Make teaching a lucrative and comfortable career choice in Kentucky in order to attract serious teachers from across the country.

Kentucky currently ranks 34th nationally in teachers' pay, 16th in student-teacher ratio, and 30th in what we spend per student. Even if we were in the top ten in all of those categories, our schools would still lag behind much of the industrialized world. Kentucky needs to commit itself to the goal of being recognized for having some of the best schools in the nation. We should settle for nothing less.

Spread the school year across the entire 12-month calendar, keeping the same number of school days but eliminating the three-month downtime in the summer.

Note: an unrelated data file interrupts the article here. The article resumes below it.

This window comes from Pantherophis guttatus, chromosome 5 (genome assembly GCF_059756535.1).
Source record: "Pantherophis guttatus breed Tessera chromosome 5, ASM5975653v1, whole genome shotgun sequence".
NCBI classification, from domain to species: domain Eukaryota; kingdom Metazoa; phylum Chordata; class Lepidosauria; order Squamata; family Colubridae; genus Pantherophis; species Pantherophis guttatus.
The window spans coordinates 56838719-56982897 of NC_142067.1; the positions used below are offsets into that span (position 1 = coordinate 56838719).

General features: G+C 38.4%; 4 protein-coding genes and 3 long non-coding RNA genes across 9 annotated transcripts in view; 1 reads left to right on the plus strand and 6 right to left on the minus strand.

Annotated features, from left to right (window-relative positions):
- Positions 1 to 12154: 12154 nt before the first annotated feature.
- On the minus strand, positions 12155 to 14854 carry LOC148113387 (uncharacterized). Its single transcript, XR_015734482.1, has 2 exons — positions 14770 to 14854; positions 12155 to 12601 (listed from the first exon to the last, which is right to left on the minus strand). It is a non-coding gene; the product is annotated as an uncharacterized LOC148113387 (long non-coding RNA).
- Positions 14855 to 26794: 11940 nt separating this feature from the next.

Start children in school a year earlier to advance their exposure to different, dynamic, stimulating environments. Children living in energizing environments during their earliest years have a future learning advantage over children who have lived in non-stimulating environments, even if they are offered the same education for the rest of their lives. A child's capacity for learning ultimately determines what he or she will be capable of as an adult.

Quality public education influences everything from productivity levels to crime rates. I believe education is the single most important factor in determining the quality of our society as a whole. It is imperative that we do everything we can to provide Kentucky's teachers and students with the tools the need to excel, regardless of the cost. Investing more money and resources in schools today will save us vastly greater amounts of money and resources in the future.